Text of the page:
Made in India, the world’s first automatic tabletop dosa-making machine – DosaMatic
Dosa – the ubiquitous South Indian delicacy is loved all over the world. The golden and crispy crepe made out of rice and lentils is widely presumed to have originated from the temple town of Udupi in Karnataka. There are more than 30 variations of dosa based on the preparation and several others based on the fillings. The only thing common in the preparation of dosas is that they are all made manually. But, Bangalore-based Mukunda Foods is set to change that.
When Eshwar Vikas, a SRM University student, visited a restaurant in Delhi one day, he had an expensive dosa at INR 110. He was surprised by the high cost when compared to the price of the same in southern states.
“A McDonald’s burger costs the same throughout India. The KFC chicken costs and tastes the same too. Then why not dosa?” Eshwar asked himself.
The answer lies in standardization and automation. Food items like burgers and pizzas, etc are all manufactured, but Indian food products like dosa and poori are still prepared manually.
“The key is taking a preparation-based framework to a manufacturing-based thinking. When a food/product is manufactured, you remove the skill dependency involved in making that product,” Eshwar adds.
After this understanding, in 2011, Eshwar (Co-founder and CEO) along with his friend Sudeep Sabat (Co-founder and COO), set out to build a machine that could automatically make dosas at the touch of a button. They were 3rd-year students back in May, 2012, when they incorporated the company. They pitched their idea to Indian Angel Network where they were selected for the incubator which helped them refine the product. In 2013, the company graduated from the incubator, as did the students from college. To fuel their growth, IAN invested in Mukunda Foods in October, 2013. This round of investment was led by IAN investors Hari Balasubramaniam and P Gopinath.
How does the machine work?
While the initial product was 1m×1m long, the current version is just the size of a microwave oven.
DosaMatic works at the touch of a button. It comes with different thickness at which the batter can be spread to make the dosas. Thickness levels vary from 1 mm to 6 mm and the machine has a feature to control the thickness.
The user has to just put the batter into one container and oil into the other. After that, the user has to select the type of dosa he wants – thick, thin, crispy, uthapam or kal dosa. Press a button and the machine disperses the batter, spreads it, applies oil, and cooks it. Later, you can add any filling you want. Hot, roasted and tasty dosa is delivered to your plate in just 60 seconds.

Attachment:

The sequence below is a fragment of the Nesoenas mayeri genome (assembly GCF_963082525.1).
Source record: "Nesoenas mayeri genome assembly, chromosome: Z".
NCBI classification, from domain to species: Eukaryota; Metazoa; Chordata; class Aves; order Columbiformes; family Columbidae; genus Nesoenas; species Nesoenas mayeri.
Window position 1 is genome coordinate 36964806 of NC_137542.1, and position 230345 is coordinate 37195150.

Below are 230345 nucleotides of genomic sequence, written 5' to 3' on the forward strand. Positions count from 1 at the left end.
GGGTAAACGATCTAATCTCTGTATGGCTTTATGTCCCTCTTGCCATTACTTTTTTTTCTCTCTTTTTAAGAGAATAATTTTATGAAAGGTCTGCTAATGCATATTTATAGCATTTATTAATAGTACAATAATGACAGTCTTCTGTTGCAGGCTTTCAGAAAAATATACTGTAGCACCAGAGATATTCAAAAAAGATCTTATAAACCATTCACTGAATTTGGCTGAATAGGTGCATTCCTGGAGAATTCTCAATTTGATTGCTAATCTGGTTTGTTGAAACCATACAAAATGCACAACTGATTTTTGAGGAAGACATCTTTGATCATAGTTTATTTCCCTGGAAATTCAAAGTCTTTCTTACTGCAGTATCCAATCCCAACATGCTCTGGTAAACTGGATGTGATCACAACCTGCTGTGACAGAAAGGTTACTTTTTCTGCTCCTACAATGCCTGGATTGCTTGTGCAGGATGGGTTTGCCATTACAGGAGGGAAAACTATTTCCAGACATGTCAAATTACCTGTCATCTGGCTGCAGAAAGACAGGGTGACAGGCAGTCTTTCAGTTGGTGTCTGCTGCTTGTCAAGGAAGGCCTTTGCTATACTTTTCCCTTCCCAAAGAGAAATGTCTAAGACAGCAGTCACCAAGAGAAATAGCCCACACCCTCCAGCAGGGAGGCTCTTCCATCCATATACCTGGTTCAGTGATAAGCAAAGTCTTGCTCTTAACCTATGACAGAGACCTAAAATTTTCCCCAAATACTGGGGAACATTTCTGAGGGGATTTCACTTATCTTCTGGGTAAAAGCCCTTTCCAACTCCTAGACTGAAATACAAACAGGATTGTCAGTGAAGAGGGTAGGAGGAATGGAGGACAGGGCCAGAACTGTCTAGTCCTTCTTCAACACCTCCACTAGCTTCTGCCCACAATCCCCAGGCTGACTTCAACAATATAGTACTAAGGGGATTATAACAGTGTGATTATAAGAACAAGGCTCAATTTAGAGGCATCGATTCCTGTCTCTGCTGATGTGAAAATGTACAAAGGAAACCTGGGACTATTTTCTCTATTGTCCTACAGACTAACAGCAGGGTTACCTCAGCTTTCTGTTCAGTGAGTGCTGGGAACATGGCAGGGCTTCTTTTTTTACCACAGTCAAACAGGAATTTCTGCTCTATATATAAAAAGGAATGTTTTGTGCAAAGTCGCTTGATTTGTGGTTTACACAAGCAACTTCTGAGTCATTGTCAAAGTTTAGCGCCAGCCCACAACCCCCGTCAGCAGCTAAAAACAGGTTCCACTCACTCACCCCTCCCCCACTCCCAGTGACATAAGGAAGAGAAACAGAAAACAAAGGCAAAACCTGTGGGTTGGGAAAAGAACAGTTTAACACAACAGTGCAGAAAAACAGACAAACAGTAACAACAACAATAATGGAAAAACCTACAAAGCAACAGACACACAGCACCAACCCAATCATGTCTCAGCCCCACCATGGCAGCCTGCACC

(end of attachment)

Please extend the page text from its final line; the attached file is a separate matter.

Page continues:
Design inspired from everyday observation
The design of most parts of the machine are drawn as an inspiration from various sources, a bike stand, suitcase lock, water fountain, and an aquarium.
- The batter had to be pumped onto the hot plate. The team used an Archimedes’ screw system to achieve this. This is the same system that is used to pump concrete onto higher floors during construction.
- The machine had to interchange from spreading batter to peeling the cooked dosa in order to save time. They used the principles of a side-stand of a motorcycle.
- To spread the batter evenly, the team had to decrease the speed of an AC motor from 1440RPM to 1 RPM. They spoke to professors from IIT and students too. All of them said it was impossible and someone even advised the use of a Variable Frequency Drive which would cost INR 15-20k. Finally, the duo met a shop owner in Chennai who used a series of chains and gears to get the work done at just INR 3500.
“The key is to always ponder over the problem you have, and you will get the solution from observation. It is no rocket science,” remarks Sudeep.
We visited the Mukunda Foods facility at Bangalore. Watch DosaMatic, the team and the manufacturing facility in action below:
Investment and the pressure to deliver